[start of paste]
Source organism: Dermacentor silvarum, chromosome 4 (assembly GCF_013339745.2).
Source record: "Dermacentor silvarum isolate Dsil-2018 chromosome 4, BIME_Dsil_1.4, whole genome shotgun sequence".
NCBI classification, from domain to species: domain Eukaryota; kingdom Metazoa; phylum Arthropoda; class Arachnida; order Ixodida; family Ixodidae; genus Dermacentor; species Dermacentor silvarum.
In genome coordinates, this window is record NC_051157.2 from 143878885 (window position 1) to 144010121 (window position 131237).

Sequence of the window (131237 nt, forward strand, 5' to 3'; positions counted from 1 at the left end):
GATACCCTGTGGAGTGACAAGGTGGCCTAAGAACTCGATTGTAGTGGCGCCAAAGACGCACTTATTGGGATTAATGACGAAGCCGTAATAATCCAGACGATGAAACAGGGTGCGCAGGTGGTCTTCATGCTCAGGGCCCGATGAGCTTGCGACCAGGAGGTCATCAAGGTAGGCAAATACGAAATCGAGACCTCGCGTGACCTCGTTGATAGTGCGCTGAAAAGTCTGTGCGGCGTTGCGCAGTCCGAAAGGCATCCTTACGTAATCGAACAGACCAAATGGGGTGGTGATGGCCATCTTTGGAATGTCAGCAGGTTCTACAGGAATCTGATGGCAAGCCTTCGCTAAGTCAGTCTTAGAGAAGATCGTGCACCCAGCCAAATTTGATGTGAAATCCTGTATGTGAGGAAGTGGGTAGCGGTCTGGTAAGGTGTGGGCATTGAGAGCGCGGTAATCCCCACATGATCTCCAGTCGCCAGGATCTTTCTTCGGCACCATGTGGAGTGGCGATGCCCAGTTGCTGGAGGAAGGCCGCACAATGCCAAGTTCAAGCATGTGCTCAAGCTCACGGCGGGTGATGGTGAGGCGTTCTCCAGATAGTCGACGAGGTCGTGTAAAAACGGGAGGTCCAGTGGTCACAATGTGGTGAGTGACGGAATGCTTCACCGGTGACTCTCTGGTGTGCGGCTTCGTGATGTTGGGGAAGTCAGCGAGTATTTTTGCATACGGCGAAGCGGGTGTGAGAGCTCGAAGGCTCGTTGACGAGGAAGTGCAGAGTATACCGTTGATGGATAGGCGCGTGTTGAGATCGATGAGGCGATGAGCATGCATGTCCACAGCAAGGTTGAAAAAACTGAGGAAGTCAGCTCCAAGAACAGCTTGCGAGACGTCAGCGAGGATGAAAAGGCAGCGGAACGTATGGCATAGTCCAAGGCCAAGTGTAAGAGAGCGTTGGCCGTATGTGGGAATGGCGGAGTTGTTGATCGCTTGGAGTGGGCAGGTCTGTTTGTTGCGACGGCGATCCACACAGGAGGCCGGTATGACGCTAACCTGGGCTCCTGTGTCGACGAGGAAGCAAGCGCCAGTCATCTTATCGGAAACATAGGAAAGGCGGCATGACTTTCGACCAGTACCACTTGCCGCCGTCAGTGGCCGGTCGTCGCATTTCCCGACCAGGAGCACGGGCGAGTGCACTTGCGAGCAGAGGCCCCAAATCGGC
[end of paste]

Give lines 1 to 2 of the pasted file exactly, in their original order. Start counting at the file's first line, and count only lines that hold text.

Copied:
Source organism: Dermacentor silvarum, chromosome 4 (assembly GCF_013339745.2).
Source record: "Dermacentor silvarum isolate Dsil-2018 chromosome 4, BIME_Dsil_1.4, whole genome shotgun sequence".